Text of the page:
The Manchester Police Division, this week, welcomed the addition of twenty-five newly trained policemen and women who have been furnished with the means to effectively combat crime in the parish. It is a rare occurrence to have double-digit officers deployed in this division and this phenomenon is credited to vast improvement in the recruitment process.

Commissioner of Police, Major General Anderson, speaking at a town hall meeting in Manchester on Thursday March 09, speaks of the JCF’s increased capacity for hiring and training officers to strengthen the crime fighting efforts of the Force. Mr. Anderson noted that over the last two years there has been a growth from about four hundred officers being trained annually to over 1200.

“We have managed to realize an increase in our ability to recruit and train officers. What it means is that overtime we have roughly recruited on an annual basis about 400-500 officers,” said Commissioner Anderson. “What we recruited last year (2021) was 1250 and similarly this year (2022),” he added.

Commissioner Anderson also emphasized the importance of the regime of quality training, mentorship and leadership that these young people, with all the responsibilities that are placed on them, are able to exercise their power and authority correctly.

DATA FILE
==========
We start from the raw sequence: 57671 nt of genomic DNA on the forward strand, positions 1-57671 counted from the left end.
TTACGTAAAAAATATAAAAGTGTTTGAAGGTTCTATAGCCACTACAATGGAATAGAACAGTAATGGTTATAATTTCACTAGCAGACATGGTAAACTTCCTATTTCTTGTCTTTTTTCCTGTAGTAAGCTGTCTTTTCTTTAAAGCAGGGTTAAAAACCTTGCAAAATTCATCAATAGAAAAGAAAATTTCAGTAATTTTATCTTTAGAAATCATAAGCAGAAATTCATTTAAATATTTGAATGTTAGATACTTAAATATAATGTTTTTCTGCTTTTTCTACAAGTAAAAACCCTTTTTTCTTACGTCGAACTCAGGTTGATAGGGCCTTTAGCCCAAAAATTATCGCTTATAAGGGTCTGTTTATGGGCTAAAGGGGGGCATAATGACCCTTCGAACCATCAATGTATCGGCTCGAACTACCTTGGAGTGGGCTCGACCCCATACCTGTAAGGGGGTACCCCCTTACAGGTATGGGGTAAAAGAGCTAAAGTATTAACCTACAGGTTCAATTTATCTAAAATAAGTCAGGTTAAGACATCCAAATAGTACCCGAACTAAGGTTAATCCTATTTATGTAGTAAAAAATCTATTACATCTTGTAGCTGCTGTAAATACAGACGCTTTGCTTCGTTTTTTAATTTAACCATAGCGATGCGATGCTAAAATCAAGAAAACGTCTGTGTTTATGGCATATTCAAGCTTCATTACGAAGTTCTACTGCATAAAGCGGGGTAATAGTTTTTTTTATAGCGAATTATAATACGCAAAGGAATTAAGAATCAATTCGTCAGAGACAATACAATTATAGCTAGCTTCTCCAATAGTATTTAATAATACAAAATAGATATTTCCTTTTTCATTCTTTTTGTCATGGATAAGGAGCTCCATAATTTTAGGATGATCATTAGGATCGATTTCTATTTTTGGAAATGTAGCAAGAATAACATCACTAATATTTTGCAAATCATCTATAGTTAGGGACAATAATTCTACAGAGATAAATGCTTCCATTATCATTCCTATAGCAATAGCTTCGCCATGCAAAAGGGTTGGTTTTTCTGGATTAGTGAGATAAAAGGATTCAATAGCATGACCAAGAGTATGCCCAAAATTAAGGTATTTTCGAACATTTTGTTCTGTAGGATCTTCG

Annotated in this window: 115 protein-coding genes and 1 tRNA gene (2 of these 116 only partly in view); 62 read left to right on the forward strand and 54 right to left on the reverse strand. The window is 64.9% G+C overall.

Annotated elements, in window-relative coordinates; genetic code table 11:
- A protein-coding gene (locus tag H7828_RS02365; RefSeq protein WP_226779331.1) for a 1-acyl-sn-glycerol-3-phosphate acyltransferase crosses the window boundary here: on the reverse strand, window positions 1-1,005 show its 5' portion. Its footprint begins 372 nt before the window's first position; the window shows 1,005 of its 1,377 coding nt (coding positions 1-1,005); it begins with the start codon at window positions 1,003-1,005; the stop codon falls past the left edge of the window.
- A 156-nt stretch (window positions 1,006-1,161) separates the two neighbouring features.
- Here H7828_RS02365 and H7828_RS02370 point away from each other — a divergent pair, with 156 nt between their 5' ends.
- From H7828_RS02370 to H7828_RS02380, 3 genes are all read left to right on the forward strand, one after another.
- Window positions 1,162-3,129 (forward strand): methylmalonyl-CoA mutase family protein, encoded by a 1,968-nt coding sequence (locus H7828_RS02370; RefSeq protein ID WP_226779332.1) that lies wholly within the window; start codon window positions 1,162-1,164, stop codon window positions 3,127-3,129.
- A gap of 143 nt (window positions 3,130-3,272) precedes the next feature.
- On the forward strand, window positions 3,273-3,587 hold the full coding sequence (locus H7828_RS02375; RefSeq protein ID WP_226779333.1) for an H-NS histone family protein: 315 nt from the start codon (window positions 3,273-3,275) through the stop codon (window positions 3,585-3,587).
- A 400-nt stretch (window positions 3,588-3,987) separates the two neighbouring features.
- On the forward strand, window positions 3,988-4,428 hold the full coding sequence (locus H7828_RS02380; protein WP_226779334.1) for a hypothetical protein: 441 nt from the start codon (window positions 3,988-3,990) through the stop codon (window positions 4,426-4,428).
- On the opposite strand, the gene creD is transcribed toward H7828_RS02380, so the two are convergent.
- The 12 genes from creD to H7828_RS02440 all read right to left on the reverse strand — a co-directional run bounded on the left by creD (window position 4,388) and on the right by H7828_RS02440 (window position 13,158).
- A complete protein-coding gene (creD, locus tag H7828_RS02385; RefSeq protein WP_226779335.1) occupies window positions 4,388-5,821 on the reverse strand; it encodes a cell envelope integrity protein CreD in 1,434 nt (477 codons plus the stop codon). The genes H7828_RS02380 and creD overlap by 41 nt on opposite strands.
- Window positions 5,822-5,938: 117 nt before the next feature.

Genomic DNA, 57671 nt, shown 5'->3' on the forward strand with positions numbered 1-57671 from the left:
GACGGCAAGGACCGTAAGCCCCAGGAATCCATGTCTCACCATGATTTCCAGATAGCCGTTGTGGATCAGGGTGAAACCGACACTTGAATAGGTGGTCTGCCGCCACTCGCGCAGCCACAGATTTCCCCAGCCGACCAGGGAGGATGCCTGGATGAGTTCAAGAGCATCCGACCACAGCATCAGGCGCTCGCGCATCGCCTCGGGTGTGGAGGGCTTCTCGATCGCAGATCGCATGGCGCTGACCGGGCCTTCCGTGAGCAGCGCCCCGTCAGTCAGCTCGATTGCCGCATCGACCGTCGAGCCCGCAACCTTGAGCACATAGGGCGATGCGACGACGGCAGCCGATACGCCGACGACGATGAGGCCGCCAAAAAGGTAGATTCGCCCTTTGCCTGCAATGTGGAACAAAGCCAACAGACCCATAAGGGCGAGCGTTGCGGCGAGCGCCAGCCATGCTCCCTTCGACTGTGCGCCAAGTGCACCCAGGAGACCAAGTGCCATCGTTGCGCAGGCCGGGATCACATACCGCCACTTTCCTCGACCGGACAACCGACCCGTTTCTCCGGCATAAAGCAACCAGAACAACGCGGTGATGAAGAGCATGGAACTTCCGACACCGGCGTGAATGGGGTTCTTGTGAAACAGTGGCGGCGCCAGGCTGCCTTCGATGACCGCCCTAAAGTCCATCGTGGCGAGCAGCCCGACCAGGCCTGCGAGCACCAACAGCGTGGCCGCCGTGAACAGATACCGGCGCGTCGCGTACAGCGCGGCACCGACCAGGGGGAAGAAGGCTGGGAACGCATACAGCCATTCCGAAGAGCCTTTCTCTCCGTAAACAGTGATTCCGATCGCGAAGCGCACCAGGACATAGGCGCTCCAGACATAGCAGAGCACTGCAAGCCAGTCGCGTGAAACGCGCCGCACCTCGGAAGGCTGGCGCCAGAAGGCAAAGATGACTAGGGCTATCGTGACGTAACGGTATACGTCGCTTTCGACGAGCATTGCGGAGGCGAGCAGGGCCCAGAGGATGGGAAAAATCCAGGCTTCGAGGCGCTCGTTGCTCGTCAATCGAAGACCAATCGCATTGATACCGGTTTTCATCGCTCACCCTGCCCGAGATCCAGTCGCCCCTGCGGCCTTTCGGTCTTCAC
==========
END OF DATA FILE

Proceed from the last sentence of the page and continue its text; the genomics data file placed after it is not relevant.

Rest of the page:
With more boots on the ground, Manchester will have an opportunity to offer its citizens a renewed assurance of a safe community. These officers were among a group of close to 300 constables who recently graduated from the National Police College of Jamaica (NPCJ). They have gone through several months of extensive training and mentorship and now play a key role in the transformation and modernization of the JCF.

Meanwhile, Manchester is also enroute to establishing its own Quick Response team as police within the parish are in training, getting ready to be deployed to maintain law and order. The Quick Response model of police is a highly mobile, bike-based approach to maintaining public safety in Jamaica’s urban centers. The introduction of QR teams have been welcomed in St James, the Public safety and Traffic Enforcement Branch (PSTEB) and other divisions. Commissioner Anderson says, “Our responses to like some of the issues in a town centre, not just here but other places across the country where we see increases in things like robberies…has caused us to create a very agile response. That agile response is basically our quick response teams.” He further stated that these teams are trained to deal with violent or possibly violent confrontations.